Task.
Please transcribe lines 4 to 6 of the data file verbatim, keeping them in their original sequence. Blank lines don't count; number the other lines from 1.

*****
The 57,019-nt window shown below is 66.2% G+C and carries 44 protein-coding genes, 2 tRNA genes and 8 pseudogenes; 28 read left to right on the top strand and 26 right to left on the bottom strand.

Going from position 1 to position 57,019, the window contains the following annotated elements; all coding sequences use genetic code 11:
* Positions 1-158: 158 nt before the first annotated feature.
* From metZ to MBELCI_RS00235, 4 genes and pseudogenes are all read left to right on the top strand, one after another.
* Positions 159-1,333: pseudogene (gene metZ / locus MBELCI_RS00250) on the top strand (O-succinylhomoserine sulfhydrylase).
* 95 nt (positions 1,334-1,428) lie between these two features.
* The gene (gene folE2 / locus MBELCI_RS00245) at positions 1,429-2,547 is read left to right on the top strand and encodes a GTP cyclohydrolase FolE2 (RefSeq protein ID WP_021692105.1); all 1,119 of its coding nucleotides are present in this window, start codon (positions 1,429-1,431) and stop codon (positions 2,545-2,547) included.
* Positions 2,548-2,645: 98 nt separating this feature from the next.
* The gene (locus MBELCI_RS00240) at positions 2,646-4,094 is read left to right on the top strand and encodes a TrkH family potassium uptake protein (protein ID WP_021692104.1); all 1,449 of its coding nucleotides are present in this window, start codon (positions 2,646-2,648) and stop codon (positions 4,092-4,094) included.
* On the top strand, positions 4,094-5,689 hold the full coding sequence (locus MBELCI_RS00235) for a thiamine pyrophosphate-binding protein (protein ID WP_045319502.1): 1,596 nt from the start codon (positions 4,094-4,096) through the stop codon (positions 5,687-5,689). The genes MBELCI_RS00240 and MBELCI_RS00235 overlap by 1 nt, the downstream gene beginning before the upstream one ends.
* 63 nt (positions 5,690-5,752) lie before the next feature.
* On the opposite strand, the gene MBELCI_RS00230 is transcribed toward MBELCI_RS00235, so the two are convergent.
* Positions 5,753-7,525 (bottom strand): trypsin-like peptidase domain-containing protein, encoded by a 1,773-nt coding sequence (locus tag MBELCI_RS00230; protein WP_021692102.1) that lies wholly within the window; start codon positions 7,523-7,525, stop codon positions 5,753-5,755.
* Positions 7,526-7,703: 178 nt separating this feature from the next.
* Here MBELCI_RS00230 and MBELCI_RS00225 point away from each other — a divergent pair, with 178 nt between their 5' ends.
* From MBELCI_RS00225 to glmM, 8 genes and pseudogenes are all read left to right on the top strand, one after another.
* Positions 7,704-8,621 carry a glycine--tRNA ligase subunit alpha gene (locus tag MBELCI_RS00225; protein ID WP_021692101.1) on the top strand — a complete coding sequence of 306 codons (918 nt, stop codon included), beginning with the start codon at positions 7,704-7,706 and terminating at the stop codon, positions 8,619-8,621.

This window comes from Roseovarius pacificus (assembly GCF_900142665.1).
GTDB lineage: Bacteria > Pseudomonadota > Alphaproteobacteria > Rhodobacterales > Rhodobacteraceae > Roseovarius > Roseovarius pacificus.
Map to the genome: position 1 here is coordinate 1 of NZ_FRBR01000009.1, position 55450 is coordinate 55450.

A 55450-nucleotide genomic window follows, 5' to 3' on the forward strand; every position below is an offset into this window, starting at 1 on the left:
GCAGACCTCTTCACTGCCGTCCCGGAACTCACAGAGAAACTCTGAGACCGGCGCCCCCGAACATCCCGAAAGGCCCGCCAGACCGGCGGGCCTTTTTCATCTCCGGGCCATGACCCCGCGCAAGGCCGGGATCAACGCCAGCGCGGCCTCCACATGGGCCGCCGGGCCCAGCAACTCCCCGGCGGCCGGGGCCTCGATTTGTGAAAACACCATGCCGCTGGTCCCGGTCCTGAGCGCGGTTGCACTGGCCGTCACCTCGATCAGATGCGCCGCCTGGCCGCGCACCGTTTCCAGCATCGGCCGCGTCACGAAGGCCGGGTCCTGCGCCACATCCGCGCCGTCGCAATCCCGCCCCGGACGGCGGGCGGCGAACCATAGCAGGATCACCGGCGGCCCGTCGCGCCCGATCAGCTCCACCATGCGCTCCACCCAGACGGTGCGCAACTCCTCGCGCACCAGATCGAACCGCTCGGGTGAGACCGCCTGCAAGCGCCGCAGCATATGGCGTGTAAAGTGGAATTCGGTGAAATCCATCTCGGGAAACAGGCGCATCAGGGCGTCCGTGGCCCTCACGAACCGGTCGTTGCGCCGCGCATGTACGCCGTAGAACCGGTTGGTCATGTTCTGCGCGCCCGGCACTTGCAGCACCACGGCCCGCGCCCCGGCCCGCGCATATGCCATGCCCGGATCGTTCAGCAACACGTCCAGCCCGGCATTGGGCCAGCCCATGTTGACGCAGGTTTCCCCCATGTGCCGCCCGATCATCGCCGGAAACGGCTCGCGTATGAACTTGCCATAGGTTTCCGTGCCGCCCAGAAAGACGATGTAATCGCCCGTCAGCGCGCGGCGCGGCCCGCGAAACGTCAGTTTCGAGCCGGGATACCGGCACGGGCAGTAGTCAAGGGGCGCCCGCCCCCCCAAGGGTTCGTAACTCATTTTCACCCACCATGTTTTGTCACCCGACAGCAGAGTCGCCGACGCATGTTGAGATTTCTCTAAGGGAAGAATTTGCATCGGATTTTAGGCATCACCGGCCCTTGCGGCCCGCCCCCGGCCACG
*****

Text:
* From metZ to MBELCI_RS00235, 4 genes and pseudogenes are all read left to right on the top strand, one after another.
* Positions 159-1,333: pseudogene (gene metZ / locus MBELCI_RS00250) on the top strand (O-succinylhomoserine sulfhydrylase).
* 95 nt (positions 1,334-1,428) lie between these two features.